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Dialyzing on the High Seas

Through countless interactions with individuals on dialysis, a prominent theme resides, the fear of traveling. There may be mobility issues hindering travel and/or fear of treatment at an unknown facility or simply not enough information available regarding the potential possibilities. This is a difficult scenario for the caregiver and family as well, as they feel confined to their local surroundings and a loss of freedom. Feeling unable to travel and vacation with friends and family hinders the many possibilities one is able to experience. Family reunions, weddings or simply visiting grandchildren become a significant task and very overwhelming for many individuals on dialysis. Many patients do not even consider cruising as a viable option.

Few dialysis patients are aware they can receive dialysis onboard cruise ships. Independent companies have been providing dialysis on many major cruise lines with destinations across the world, ranging from the Caribbean Islands and Hawaii, to Alaska, China, Europe and Antarctica. Not only are the destinations and ports of call breathtaking but the service provided by the dialysis staff is remarkable.

The independent companies providing this service staff the nephrologists, nurses and technicians onboard cruise ships. The companies also provide the dialysis equipment, solutions and service for the patients. The quality of the dialysis treatments onboard the cruise ship replicates a land-based dialysis unit.

To ensure the utmost safety for all patients, an extensive medical history must be provided to the medical department of the dialysis cruise company. The nephrologists and charge nurse accompanying the patients on a particular cruise review the patients’ medical information prior to sailing. They are familiar with the dialysis patients scheduled to cruise on the ship. In addition, the nephrologists, medical staff and accompanying doctors onboard have the complete medical history of each patient in the event of an emergency, ensuring the patient’s confidence and alleviating any apprehension the dialysis patient might feel.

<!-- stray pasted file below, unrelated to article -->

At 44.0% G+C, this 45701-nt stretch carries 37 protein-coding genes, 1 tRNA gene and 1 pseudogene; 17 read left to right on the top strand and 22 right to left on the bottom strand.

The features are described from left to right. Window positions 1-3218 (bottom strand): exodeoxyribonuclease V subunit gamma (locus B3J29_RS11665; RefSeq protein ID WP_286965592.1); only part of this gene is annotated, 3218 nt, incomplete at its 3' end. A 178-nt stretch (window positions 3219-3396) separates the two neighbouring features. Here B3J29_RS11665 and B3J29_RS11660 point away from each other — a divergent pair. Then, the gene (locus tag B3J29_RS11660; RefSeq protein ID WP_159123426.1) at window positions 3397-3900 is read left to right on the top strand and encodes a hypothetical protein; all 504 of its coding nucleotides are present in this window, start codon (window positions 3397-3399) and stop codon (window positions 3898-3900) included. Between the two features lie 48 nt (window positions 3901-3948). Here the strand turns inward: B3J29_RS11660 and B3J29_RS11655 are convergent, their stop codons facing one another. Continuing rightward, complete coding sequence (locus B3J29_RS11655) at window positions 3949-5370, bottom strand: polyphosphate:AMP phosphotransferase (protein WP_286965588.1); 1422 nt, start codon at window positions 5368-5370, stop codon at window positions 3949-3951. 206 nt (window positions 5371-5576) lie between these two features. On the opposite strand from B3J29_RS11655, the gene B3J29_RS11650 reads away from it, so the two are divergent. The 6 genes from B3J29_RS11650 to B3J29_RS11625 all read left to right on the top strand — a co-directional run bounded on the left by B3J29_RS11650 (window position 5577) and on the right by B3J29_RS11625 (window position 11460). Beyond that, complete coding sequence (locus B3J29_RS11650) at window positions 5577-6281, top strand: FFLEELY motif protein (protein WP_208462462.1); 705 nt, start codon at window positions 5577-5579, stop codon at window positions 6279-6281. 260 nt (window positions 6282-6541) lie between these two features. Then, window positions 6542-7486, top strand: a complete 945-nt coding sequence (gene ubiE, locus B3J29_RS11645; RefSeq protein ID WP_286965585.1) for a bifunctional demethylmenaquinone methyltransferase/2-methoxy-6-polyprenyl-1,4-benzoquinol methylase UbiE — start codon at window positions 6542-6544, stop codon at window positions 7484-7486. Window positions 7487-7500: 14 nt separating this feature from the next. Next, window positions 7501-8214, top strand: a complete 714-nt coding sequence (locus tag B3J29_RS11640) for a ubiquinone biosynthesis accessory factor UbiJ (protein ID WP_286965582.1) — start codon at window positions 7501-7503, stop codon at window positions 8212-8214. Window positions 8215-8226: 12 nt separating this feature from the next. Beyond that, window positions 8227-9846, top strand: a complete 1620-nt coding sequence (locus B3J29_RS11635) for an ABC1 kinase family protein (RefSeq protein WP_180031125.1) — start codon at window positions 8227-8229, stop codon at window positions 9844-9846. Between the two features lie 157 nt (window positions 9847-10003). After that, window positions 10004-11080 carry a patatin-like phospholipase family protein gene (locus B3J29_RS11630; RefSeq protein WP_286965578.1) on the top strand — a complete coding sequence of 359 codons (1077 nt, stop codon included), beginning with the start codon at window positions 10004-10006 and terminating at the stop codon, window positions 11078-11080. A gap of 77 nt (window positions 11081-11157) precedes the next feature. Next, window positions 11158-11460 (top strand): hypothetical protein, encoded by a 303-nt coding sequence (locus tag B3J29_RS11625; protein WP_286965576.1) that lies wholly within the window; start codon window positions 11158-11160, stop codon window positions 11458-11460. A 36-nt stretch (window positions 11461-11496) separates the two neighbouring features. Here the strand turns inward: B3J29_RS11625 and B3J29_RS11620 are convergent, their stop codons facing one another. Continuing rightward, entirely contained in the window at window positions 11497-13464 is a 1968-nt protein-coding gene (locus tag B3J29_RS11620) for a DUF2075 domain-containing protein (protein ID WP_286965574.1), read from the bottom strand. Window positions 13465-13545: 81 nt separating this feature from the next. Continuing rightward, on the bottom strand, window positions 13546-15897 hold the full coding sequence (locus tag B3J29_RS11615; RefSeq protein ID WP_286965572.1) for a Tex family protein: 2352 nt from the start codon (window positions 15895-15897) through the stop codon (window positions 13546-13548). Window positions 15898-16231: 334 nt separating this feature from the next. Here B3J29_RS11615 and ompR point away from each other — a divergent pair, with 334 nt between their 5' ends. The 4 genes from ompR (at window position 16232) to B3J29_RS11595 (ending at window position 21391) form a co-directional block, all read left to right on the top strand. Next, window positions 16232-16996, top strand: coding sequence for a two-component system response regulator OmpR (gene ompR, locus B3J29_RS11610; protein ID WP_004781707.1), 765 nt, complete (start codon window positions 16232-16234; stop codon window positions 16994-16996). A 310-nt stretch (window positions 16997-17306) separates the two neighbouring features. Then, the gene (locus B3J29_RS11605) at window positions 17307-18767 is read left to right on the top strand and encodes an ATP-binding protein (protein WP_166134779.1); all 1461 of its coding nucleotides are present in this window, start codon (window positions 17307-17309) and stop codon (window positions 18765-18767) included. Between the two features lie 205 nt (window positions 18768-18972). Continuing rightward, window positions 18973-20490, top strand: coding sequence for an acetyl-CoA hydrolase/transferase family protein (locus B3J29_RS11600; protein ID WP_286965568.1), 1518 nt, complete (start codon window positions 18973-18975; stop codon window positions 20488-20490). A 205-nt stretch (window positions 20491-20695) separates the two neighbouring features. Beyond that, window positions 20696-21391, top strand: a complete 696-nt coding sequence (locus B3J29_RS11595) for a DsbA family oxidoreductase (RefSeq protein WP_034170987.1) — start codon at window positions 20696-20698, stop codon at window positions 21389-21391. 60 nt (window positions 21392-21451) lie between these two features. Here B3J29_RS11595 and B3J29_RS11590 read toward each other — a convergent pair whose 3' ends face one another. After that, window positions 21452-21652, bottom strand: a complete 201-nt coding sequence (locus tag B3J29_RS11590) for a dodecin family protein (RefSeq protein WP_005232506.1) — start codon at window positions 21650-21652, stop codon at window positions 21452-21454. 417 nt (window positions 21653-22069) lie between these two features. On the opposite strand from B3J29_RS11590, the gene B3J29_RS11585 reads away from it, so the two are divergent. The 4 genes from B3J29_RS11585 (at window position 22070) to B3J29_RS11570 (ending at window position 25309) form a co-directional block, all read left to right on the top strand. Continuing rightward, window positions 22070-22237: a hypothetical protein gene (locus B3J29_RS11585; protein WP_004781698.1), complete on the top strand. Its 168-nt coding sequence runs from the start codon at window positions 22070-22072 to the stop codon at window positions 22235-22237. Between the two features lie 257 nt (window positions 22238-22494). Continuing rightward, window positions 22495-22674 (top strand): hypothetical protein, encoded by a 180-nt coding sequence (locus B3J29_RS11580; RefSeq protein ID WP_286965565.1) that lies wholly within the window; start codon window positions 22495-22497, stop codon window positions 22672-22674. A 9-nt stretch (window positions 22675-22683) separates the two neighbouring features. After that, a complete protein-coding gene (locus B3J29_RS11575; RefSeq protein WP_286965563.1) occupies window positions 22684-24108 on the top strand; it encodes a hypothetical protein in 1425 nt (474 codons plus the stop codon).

As with any dialysis travel, each patient must be conscious of safety concerns. Food is a major concern. There is an abundance of food and fluids provided on cruise ships, with food available 24 hours a day. Although complications are rare, the nephrologists and staff onboard are strict and patients are counseled at the beginning and throughout each cruise on the potential harms of overeating and increasing potassium levels.

To cruise is a vacation within itself. The cruise lines have services catering to all clientele. From the kid zones to the rock climbing walls, shopping and bingo nights, to the Broadway caliber shows on stage and on ice, there is something for everyone. While sailing from destination to destination, one gets to experience not only the destinations, but also the enjoyment of getting there. These ships are mini-cities on water that will astound even the well traveled individual.

Cruise ships have activities designed to cater to those with special needs. The ships are wheelchair accessible and have handicap rooms providing greater ease and convenience. They also cater to the hearing and visually impaired. Special meals may also be requested. To vacation on a cruise ship is a way to have all of your travel needs taken care of in one place. There is no need to travel from destination to destination, packing and unpacking from each hotel stay. There is no need to stop and refuel. Your home is onboard a cruise ship that will give you a comfortable room to sleep in, meals throughout the day, entertainment and memories to make along the way. Your dialysis unit is even onboard ship, with a nephrologist and nurses traveling with you. The comfort and peace of mind that brings is priceless.

Can you imagine having your dialysis session while looking out the window into the Mediterranean Sea? To cruise around the world with the comfort and security of knowing your medical needs are being cared for is gratifying for both the dialysis patient and their family. It is a way to spend time with loved ones, visit those destinations you always hoped you would and enjoy escaping the monotony of everyday life. Your dream vacation can still become a reality.

If you would like to see the world or just simply want to get away, consider choosing a cruise that offers dialysis for your next vacation. You cannot take a vacation from dialysis, but you can dialyze while vacationing.

Patricia Debroux is the Marketing Manager for Dialysis at Sea Cruises.

This article originally appeared in the May 2008 issue of aakpRENALIFE.